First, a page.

Alys Beach: 14-Year Transformation

Frederique Beroset MBA & M.S. in Biology

 

14-Year Transformation: Alys Beach

     In 2006, Alys Beach’s dune was bare with no vegetation to hold the sand in place. We initially installed 27,500 plants, and over a decade later, we are returning to revitalize those same plants by implementing Phase 1- Preservation. The area we are dethatching spans 50,000 square feet and is covered in a dense mat of dead vegetation (thatch). Once the thatch is removed, we will hand-broadcast a coastal-specific, custom-blended, slow-release fertilizer designed to help the plants grow deep roots after undergoing the thatch-removal process. Furthermore, we will be carrying out routine maintenance on the property to observe and tend to the plants as they reestablish their complex root systems in search of moisture located deep within the core of the dune. 

Thatch = Dried Out Coastal Plants

      One of the key sources of nutrients for these coastal plants are their own leaves and stems that die and are quickly buried by the wind. However, when wind cannot bury the dead plant material fast enough, a clump that resembles a ball of yarn can form at the base of the plant. This clump of dried out dead plant material is called thatch. A buildup of thatch is detrimental because it can concentrate moisture at the surface of the dune or dry out and pose other threats. 

Alys Beach 04-20-2006 Alys Beach Dunes Bare with no Plants
Alys Beach 06-02-2006Alys Beach Dunes after first Planting was concluded

Alys Beach 07-19-2007Alys Beach Dunes with Coastal Vegetation Steadily Growing

Alys Beach 07-08-2008

Alys Beach with Coastal Vegetation Expanding Across Dune

 Alys Beach 08-26-2011 Alys Beach with further established coastal vegetation.

Alys Beach 01-19-2020 Alys Beach Nearly a Decade Later Covered in Thatch

Alys Beach 2020

     Over the course of the years, the vegetation we installed on Alys Beach’s dunes faired well. As you can follow in the images above, between 2006 and 2011, the plants matured, established and progressively colonized the beach, thus accumulating significant amounts of sand at the toe of the dune. Since then, the plants suffered both from the inherent lack of nutrients in our beautiful quartz beaches and from the progressive build-up of thatch. But now, the right steps are being implemented. To ensure the dune is at its healthiest, nearly a decade later,  we were called to evaluate it and implement the steps needed to optimize the protection it provides.

Phase  1: Preservation Benefits 

This picture was taken in the winter when grasses go dormant and turn brown. The section highlighted in red has been dethatched. The dead plant material extracted from that section sits in a pile at the toe of the dune.

     Phase 1 – Preservation is often the starting point for most sand dune restoration projects we carry out. Phase 1 focuses on removing invasive and dead vegetation.  Other steps are also taken to encourage a healthier ecosystem where the native vegetation develops a root system that is deeper, stronger, and more resilient to surge. This phase is the basis for all other components of the Dune Master Plan™.  The native vegetation already in place is any dune’s greatest asset and needs to be preserved. Coastal plants are designed to survive high winds, droughts, temporary inundation, and being repeatedly buried by wind-borne sand. The vegetation thrives under these dynamic conditions and ,when properly taken care of, responds by sending out a complex root system that weaves a web throughout the dune. This complex root system, in its search for moisture and food, is what transforms a pile of sand into a protective berm that can limit the landward reach of storm surge.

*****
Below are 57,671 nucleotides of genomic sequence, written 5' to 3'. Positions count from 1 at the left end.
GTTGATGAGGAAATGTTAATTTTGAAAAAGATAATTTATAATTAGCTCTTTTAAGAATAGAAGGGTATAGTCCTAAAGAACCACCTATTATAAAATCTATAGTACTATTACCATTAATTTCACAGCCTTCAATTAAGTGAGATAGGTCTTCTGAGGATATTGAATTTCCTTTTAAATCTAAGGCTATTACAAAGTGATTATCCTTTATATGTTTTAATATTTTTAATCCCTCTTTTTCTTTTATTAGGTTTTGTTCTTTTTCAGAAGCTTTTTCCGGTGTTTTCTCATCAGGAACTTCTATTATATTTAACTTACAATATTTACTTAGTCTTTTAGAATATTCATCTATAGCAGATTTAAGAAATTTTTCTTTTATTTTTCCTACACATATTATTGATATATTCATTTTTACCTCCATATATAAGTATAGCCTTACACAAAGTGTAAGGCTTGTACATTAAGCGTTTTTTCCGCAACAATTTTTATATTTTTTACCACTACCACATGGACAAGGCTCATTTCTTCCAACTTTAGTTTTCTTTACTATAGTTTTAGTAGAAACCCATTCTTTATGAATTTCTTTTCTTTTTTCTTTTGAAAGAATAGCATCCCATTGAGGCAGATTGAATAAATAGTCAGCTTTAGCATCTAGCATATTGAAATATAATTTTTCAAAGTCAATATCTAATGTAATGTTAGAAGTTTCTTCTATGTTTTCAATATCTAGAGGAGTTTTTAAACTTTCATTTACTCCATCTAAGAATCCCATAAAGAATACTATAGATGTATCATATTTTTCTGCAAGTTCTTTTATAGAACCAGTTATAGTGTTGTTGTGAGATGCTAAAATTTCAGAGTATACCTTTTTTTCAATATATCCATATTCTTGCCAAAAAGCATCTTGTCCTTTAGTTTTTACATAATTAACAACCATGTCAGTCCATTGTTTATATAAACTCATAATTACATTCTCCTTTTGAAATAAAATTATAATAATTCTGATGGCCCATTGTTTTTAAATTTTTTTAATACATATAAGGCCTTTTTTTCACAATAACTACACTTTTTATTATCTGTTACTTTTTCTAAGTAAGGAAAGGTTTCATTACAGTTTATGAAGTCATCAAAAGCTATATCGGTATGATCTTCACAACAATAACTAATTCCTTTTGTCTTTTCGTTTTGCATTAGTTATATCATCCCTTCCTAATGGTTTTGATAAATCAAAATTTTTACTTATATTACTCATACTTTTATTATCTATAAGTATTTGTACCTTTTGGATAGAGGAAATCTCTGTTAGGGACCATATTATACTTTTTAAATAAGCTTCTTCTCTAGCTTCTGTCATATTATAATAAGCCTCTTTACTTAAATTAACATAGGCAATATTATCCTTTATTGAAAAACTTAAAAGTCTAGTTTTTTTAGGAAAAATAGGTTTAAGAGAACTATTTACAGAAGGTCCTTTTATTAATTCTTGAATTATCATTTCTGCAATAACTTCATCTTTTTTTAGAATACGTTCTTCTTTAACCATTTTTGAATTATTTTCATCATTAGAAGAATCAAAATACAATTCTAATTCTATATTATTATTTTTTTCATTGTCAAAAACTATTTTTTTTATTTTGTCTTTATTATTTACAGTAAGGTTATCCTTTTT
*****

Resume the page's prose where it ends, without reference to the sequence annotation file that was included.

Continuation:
A pile of thatch extracted from a segment of a dune at Alys Beach

Risks Posed by Thatch

     If the thatch is exposed to rain or high humidity, it will collect water and offer an ideal breeding environment for diseases that will eventually kill the plant. The surface-level moisture will also cause the plant to not send out deep roots in search of water. On the flip side, if the coast undergoes an extended period of drought, the thatch will dry out and become a fire hazard that can quickly engulf a dune in flames if accidentally ignited by a cigarette butt or fireworks. The thatch also provides safe harbor for invasive pests like snakes seeking out the non-native rodents hiding among the dried out vegetation. Your takeaway should be that an accumulation of thatch will result in weak coastal plants with shallow root systems. These shallow roots are not effective at holding sand in place and by consequence the dune they grow in is less capable of protecting your property against storm surge. 

Alys Beach Leads By Example

Alys Beach is taking proactive steps to protect their community and the environment. By taking care of their dunes, they are both reaping immediate rewards and laying a foundation for long-term gains. Now that the thatch is removed, the vegetation on the dune will look more vibrant come May. Most importantly, the work carried out on the dunes emphasizes for those at risk of surge-damage that steps are being implemented to limit the potential impacts of a devastating hurricane. Finally, Alys Beach is taking care of their beautiful environment and giving Mother Nature the resources necessary to create a thriving dune ecosystem.

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